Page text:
Being a parent comes with a lot of responsibility.
These responsibilities run the gamut from making sure your kids are fed and clothed to teaching them how to be good people.
One important responsibility that you may not think about is how to teach your kids about money.
There are many ideas and tips when it comes to teaching children about money.
No doubt many of them work extremely well and should be considered.
I wish when I was growing up I had learned more about how money works and saving money.
Unfortunately, I didn’t and I learned the hard way. I went off to college and had to pay bills and budget for the first time and I made a big mess.
Don’t even get me started on credit cards. I couldn’t have been more ignorant about how things worked.
And guess what, I wasn’t alone.
While trying to get myself right financially I read anything I could get my hands on to help.
And they did help.
But the main thing that these books and blogs did for me was to change the way I thought about money.
I learned that I needed to empower my money to be a benefit for me. This isn’t some new idea that I just came up with.
Obviously, the old saying about making your money work for you has been around a long time and I’m sure everyone has heard of it. We’re not reinventing the wheel here.
And I’m certainly not going to be confused with Dave Ramsey or Suze Orman or anyone with a background in finance for that matter.
I’m just a dad who’s trying his best.
I’m only going to offer up my strategy for teaching my kids about money.
Hopefully, these ideas can set up a good foundation for them as they get older.
It’s called the 4 Buckets Method, it’s pretty self-explanatory. I borrowed on the idea of using envelopes for budgeting.
I hope I can teach them this method to help them learn the true value of money.
Spending Bucket 20%
This is plain and simple spending money.
Everything they get from birthday money to eventually money for chores they get to spend 20% of it however they please.
With, of course, some parental overview.
The main point of this is to show them that money doesn’t grow on trees and if they decide they want something they need to weigh the pros and cons of buying it.
They don’t have many responsibilities while they’re under my roof so 20% seems like a good start. We can adjust if we need to as they get older.
Short-Term Savings Bucket 35%
My idea behind a short-term saving is that it will work the same as a savings account.
Basically, it’s there if they need it,
It’s their introduction to emergency savings.
If they do, we will sit down together to hear out their case for moving money out of there.
This isn’t always going to be a yes, go ahead and use it.
Instead, we will work to explain to them what this money is there for and why we may or may not think it’s a good idea to use it.
Long-Term Savings Bucket 35%
This money is never touched. It’s there to be added to and left alone.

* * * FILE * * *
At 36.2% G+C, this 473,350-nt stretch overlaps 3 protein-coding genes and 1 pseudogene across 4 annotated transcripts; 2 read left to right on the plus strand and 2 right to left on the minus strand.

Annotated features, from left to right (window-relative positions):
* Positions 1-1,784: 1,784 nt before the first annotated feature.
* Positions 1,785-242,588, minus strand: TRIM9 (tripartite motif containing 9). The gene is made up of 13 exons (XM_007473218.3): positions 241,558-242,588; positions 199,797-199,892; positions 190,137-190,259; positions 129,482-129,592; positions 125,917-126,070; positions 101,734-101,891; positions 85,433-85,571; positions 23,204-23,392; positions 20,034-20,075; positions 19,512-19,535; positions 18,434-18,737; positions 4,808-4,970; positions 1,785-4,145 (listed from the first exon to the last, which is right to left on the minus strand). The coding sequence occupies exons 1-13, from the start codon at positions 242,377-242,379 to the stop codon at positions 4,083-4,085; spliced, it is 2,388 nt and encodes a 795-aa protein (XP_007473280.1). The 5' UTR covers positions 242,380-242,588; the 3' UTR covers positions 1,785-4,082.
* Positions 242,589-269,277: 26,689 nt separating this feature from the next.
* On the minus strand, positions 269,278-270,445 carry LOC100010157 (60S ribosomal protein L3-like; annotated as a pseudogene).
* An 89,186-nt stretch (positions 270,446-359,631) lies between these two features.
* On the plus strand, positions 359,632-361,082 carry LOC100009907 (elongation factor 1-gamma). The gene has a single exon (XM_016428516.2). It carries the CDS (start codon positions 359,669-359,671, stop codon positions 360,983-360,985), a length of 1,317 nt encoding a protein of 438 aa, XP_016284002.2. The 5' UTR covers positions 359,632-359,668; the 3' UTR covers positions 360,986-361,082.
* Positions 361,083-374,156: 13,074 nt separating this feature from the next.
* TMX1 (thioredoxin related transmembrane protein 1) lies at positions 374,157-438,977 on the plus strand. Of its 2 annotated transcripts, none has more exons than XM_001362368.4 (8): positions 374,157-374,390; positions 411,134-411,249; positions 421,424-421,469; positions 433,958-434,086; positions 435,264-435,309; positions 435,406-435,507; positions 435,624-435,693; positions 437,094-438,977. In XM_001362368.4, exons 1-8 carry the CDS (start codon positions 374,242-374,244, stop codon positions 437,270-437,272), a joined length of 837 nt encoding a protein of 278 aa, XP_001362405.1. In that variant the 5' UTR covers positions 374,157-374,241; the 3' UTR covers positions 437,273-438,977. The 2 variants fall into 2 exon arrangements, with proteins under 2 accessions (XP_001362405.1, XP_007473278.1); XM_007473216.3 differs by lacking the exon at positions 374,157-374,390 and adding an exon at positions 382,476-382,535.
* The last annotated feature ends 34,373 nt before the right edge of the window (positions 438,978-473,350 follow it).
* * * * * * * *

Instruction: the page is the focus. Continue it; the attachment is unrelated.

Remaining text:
This is our money tree.
Water it every year and let it grow.
Hopefully, if we’ve done this correctly then by the time they are ready to move out they have a nice little nest egg started.
Down the line, we may talk to them about using this money to open some investments up for them.
Everyone always wishes they had started saving money earlier. Well, my kids are 3. They won’t have those issues.
Charity Bucket 10%
The world is full of a lot of big problems. However, I always felt that there are a lot of little things everyone can do to make the world a better place. And it’s in this bucket that we hope to find out what’s important to our kids, what issues they want to help and help them cultivate these interests.
Obviously, as three-year-olds, they don’t have much of a concept of the outside world, much less the issues that we as a society face.
That’s fine. I don’t need to scare them. Let them be kids for as long as they can.
But one of these days, something will register with them and they’ll start asking questions. That’s when we’ll start answering them and find out if they want to help and if there’s a way to go about it.
And can they do that with money or time or both?
We want our kids to know that they are powerful people. And if they don’t like something they have the power to fix it.
Why I Like The 4 Bucket Method
- It puts an emphasis on saving.
- It makes them think about money in different ways instead of one lump sum.
- It’s easily controlled.
- The ability to change the percentages in each bucket easily.
- It will allow us to teach them about investing as they get older and let them have some skin in the game.
- It will serve to make them more aware of issues that are around them and then allow them to do something about it through giving.
Ultimately, we hope that through this process, our kids become more intelligent about money matters and understand how to use their money for a better life.
As a parent, you hope to teach your kids lessons that stick with them so they don’t make the same mistakes you do.
The last thing we want is for them to end up like the statistics above.
Hopefully, when you’re deciding how to teach your kids about money you ‘ll consider the 4 Buckets Method.